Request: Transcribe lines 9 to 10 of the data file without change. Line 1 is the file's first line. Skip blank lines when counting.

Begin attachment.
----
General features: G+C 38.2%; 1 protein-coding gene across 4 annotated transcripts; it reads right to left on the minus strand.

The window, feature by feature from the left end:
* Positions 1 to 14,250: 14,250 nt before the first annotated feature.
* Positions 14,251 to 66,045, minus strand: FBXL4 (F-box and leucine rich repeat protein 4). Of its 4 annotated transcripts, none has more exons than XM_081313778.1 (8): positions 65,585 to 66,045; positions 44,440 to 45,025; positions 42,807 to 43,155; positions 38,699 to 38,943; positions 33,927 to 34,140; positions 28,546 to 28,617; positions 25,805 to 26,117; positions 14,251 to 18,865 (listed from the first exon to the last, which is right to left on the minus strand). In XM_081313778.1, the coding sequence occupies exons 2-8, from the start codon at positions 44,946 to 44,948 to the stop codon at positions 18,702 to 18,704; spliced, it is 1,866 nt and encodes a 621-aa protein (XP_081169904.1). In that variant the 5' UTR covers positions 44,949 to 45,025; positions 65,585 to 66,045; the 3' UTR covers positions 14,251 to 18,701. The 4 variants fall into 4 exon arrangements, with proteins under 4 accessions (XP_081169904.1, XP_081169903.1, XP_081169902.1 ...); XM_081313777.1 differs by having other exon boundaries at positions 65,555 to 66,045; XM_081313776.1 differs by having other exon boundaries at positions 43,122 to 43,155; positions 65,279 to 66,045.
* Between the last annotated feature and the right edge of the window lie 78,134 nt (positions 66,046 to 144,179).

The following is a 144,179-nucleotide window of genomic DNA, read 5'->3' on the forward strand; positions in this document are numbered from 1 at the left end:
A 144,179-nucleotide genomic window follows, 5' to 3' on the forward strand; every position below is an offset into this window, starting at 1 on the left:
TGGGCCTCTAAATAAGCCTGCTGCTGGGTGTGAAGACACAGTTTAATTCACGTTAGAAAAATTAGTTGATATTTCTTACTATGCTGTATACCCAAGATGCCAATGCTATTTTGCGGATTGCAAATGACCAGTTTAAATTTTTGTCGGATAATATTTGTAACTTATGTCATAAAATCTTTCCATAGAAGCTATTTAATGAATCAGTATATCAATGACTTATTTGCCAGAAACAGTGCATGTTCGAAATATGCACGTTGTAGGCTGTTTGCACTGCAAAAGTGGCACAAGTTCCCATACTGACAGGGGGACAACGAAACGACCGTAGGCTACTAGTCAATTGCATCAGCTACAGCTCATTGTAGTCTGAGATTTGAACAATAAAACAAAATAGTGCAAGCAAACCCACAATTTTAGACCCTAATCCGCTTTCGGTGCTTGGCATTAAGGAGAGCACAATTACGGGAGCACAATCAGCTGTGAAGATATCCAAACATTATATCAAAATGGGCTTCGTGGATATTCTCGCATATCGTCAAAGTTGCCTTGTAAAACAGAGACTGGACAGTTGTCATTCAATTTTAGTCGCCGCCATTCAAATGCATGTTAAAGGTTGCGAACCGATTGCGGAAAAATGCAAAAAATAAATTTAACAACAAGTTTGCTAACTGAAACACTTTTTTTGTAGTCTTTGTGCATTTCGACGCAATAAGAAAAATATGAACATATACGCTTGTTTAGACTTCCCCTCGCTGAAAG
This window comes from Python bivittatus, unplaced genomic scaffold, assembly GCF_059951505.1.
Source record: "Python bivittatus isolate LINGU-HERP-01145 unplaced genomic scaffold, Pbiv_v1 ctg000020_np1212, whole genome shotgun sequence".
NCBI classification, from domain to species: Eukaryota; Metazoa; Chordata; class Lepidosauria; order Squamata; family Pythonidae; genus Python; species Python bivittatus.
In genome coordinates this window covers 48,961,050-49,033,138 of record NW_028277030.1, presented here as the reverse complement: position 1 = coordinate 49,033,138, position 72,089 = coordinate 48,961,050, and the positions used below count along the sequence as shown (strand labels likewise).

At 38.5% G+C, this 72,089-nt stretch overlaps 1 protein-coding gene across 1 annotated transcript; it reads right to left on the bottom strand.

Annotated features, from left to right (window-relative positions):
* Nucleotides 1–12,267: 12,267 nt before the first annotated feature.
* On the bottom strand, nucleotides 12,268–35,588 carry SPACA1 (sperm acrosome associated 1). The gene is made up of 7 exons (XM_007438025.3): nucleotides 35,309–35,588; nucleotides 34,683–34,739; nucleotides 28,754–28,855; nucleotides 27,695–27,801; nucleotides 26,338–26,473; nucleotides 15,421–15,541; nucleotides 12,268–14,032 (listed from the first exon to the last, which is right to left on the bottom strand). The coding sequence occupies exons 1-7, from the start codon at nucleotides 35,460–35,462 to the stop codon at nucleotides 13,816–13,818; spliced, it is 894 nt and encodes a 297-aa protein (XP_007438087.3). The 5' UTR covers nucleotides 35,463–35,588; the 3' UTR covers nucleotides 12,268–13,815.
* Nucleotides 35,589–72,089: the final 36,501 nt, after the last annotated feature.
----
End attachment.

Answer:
This window comes from Python bivittatus, unplaced genomic scaffold, assembly GCF_059951505.1.
Source record: "Python bivittatus isolate LINGU-HERP-01145 unplaced genomic scaffold, Pbiv_v1 ctg000020_np1212, whole genome shotgun sequence".